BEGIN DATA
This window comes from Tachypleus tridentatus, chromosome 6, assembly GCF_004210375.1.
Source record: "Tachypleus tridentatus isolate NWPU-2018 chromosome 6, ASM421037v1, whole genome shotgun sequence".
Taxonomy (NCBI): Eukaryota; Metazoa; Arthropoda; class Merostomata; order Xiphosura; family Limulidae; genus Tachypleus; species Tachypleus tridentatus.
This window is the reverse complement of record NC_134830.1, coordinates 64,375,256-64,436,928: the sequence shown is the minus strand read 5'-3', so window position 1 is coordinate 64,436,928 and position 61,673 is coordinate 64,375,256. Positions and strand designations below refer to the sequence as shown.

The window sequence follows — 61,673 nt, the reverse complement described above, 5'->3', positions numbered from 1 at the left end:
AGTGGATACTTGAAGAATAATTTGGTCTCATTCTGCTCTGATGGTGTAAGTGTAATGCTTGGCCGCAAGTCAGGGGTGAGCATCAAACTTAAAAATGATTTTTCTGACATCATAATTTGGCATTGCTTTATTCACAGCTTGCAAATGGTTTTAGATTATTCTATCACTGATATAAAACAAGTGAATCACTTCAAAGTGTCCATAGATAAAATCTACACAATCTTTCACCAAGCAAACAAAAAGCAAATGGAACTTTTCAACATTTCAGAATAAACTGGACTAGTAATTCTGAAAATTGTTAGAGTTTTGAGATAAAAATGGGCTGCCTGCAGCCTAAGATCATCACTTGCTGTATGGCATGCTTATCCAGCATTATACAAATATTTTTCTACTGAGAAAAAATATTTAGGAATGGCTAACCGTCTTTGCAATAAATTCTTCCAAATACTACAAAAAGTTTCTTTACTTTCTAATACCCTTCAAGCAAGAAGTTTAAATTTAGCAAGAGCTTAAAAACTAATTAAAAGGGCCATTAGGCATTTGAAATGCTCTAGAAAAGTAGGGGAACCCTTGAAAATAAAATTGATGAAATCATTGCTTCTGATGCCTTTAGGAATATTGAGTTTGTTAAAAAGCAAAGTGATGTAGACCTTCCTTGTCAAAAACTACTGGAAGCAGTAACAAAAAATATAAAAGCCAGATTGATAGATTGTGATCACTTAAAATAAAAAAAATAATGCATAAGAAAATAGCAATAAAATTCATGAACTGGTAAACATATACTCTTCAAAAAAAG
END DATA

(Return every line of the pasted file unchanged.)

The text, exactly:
This window comes from Tachypleus tridentatus, chromosome 6, assembly GCF_004210375.1.
Source record: "Tachypleus tridentatus isolate NWPU-2018 chromosome 6, ASM421037v1, whole genome shotgun sequence".
Taxonomy (NCBI): Eukaryota; Metazoa; Arthropoda; class Merostomata; order Xiphosura; family Limulidae; genus Tachypleus; species Tachypleus tridentatus.
This window is the reverse complement of record NC_134830.1, coordinates 64,375,256-64,436,928: the sequence shown is the minus strand read 5'-3', so window position 1 is coordinate 64,436,928 and position 61,673 is coordinate 64,375,256. Positions and strand designations below refer to the sequence as shown.

The window sequence follows — 61,673 nt, the reverse complement described above, 5'->3', positions numbered from 1 at the left end:
AGTGGATACTTGAAGAATAATTTGGTCTCATTCTGCTCTGATGGTGTAAGTGTAATGCTTGGCCGCAAGTCAGGGGTGAGCATCAAACTTAAAAATGATTTTTCTGACATCATAATTTGGCATTGCTTTATTCACAGCTTGCAAATGGTTTTAGATTATTCTATCACTGATATAAAACAAGTGAATCACTTCAAAGTGTCCATAGATAAAATCTACACAATCTTTCACCAAGCAAACAAAAAGCAAATGGAACTTTTCAACATTTCAGAATAAACTGGACTAGTAATTCTGAAAATTGTTAGAGTTTTGAGATAAAAATGGGCTGCCTGCAGCCTAAGATCATCACTTGCTGTATGGCATGCTTATCCAGCATTATACAAATATTTTTCTACTGAGAAAAAATATTTAGGAATGGCTAACCGTCTTTGCAATAAATTCTTCCAAATACTACAAAAAGTTTCTTTACTTTCTAATACCCTTCAAGCAAGAAGTTTAAATTTAGCAAGAGCTTAAAAACTAATTAAAAGGGCCATTAGGCATTTGAAATGCTCTAGAAAAGTAGGGGAACCCTTGAAAATAAAATTGATGAAATCATTGCTTCTGATGCCTTTAGGAATATTGAGTTTGTTAAAAAGCAAAGTGATGTAGACCTTCCTTGTCAAAAACTACTGGAAGCAGTAACAAAAAATATAAAAGCCAGATTGATAGATTGTGATCACTTAAAATAAAAAAAATAATGCATAAGAAAATAGCAATAAAATTCATGAACTGGTAAACATATACTCTTCAAAAAAAG